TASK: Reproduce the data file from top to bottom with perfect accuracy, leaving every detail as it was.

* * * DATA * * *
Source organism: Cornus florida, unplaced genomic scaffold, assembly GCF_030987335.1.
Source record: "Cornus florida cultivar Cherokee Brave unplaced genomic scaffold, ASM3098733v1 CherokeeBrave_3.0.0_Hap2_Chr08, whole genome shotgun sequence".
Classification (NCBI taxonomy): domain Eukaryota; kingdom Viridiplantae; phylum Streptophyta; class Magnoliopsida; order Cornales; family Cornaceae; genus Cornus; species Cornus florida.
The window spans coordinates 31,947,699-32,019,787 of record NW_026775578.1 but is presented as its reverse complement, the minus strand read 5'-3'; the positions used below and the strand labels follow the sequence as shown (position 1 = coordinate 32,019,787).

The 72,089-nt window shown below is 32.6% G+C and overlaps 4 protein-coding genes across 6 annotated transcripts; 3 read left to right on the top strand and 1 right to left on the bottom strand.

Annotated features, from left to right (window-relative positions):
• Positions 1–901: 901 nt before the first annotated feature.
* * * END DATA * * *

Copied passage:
Source organism: Cornus florida, unplaced genomic scaffold, assembly GCF_030987335.1.
Source record: "Cornus florida cultivar Cherokee Brave unplaced genomic scaffold, ASM3098733v1 CherokeeBrave_3.0.0_Hap2_Chr08, whole genome shotgun sequence".
Classification (NCBI taxonomy): domain Eukaryota; kingdom Viridiplantae; phylum Streptophyta; class Magnoliopsida; order Cornales; family Cornaceae; genus Cornus; species Cornus florida.
The window spans coordinates 31,947,699-32,019,787 of record NW_026775578.1 but is presented as its reverse complement, the minus strand read 5'-3'; the positions used below and the strand labels follow the sequence as shown (position 1 = coordinate 32,019,787).

The 72,089-nt window shown below is 32.6% G+C and overlaps 4 protein-coding genes across 6 annotated transcripts; 3 read left to right on the top strand and 1 right to left on the bottom strand.

Annotated features, from left to right (window-relative positions):
• Positions 1–901: 901 nt before the first annotated feature.